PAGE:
Medellin is a bit easier to reach. The bus ride takes around 10 hours and buses leave either in the morning or in the evening for an overnight ride.

How to get around Bogota

If you’re staying in the historic centre, you can reach most of the items on our list of what to do in Bogota by walking. It’s the easiest way to get around, but not necessarily the safest. As long as you stay in the Old Town, you shouldn’t have any problems. Be careful, though, if you venture into any other neighbourhoods.

Your best bet for longer distances (for example, to get to the Zona Rosa and back again) is to take an Uber or a taxi. We have flagged down taxis on the street and never had any problems, but if you’re unsure, you can also ask your restaurant or hotel to call one for you.

The third option is to take the TransMilenio. These buses connect most areas in the city and are perfect for getting to the Terminal del Norte, for example, from where you can then go to Zipaquirá. You can check out the interactive map online which will help you plan your trip.

Best time to visit Bogota

No matter at what time of the year you visit Bogota, you are going to enjoy your stay. There is no season in this city that you will find considerably worse than the others.

Temperatures remain stable for most of the year, never very hot but also never extremely cold. It’s almost like a constant spring or autumn. You’ll need a light jacket during the day and something warmer for the evening.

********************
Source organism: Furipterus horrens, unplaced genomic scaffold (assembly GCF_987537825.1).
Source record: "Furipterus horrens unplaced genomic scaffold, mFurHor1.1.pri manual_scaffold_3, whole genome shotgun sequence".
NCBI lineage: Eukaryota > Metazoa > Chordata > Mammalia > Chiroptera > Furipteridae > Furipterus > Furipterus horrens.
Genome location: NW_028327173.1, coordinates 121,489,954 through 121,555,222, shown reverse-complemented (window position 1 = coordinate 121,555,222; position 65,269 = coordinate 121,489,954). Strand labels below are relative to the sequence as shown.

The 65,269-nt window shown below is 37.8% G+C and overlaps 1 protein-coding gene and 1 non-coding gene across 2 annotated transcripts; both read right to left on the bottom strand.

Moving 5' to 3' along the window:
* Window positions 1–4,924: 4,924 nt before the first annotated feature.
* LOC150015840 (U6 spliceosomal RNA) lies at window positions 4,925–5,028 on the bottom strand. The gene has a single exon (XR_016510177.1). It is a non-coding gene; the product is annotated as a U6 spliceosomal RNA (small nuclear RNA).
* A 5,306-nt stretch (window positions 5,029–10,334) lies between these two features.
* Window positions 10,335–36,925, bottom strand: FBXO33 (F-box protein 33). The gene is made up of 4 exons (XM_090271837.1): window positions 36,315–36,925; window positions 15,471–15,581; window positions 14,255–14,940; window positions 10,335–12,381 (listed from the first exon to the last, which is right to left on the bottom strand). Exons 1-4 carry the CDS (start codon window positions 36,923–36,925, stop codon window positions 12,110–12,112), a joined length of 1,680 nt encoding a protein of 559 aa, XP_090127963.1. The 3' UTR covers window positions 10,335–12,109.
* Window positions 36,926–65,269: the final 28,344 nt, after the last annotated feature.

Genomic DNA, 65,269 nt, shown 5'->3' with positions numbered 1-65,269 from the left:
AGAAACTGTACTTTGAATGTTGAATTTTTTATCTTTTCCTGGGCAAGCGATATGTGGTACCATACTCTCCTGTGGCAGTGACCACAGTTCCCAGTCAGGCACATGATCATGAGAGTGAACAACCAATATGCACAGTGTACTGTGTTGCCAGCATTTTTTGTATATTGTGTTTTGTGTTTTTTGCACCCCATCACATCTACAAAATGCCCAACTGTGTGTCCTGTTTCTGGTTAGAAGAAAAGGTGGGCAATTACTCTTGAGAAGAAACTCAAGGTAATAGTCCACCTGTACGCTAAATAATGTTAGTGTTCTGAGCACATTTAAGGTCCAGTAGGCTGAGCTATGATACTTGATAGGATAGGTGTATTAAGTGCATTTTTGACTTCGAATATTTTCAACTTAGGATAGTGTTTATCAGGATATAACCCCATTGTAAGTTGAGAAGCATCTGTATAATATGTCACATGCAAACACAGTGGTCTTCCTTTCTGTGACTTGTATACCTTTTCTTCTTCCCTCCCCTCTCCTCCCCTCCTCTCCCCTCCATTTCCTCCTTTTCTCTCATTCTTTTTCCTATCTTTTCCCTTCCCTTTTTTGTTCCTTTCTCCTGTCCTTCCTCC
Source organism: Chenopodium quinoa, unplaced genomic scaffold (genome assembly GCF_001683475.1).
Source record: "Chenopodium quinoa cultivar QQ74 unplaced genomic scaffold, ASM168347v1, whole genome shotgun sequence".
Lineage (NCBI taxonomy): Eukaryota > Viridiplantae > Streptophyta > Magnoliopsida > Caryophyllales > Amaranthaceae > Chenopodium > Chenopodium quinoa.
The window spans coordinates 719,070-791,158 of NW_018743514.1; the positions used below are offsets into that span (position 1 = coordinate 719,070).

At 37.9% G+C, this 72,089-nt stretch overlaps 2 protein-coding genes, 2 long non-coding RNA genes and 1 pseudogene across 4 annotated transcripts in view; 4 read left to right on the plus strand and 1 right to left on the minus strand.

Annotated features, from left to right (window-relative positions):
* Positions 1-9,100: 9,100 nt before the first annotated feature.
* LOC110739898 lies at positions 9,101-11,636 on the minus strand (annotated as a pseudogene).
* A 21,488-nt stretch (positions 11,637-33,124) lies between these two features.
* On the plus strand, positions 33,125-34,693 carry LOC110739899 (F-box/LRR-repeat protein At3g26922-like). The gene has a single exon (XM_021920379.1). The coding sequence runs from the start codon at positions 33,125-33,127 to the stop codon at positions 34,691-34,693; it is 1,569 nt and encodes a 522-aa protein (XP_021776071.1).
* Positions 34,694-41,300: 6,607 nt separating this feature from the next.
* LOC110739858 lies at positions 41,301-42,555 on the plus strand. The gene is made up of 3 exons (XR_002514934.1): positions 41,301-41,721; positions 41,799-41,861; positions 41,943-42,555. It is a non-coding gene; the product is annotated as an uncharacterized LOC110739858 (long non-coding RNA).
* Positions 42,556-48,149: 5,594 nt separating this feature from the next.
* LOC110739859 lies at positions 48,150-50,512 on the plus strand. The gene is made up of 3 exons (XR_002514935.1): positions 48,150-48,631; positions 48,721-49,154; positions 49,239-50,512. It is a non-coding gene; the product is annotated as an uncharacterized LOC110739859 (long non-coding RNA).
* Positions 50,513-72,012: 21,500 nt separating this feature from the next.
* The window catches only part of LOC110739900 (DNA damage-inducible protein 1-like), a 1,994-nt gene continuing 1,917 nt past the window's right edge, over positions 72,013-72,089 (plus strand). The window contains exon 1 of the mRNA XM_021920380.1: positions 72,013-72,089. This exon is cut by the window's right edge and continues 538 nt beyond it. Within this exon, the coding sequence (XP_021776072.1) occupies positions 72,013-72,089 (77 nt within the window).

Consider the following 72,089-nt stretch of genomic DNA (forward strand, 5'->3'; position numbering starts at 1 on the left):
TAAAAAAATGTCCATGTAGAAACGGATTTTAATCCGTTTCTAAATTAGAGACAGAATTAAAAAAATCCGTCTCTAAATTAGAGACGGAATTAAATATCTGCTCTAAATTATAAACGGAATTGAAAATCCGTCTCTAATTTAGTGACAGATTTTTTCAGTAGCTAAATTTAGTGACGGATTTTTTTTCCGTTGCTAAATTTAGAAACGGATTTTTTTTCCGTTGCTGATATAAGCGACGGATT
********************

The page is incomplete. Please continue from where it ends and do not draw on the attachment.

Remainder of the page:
It can rain at any time in Bogota, so pack an umbrella or a rain jacket when you leave the house!

The list of what to see in Bogota might appear short, but it is still enough to keep you busy for at least three days. The Salt Cathedral is a good day trip already. For the rest, you need at least two days if you want to do everything. Plus, part of the fun in Bogota is to just aimlessly wander through the city and enjoy the great cafes and restaurants.

From Bogota, if you decide to travel northwards, you should go to San Gil and then on to Santa Marta. Or maybe you prefer to go on to Medellin and then to Salento?

Whatever you do, we have lots of posts to help you plan your trip to Colombia. Check out the following ones which you are going to find helpful:

Until your next adventure!

Pinterest image for top things to do in Bogota showing street art


Ilona is a world traveller passionate about sharing her experiences and giving advice to fellow travellers. Having visited over 70 countries, she is always excited about her next trip.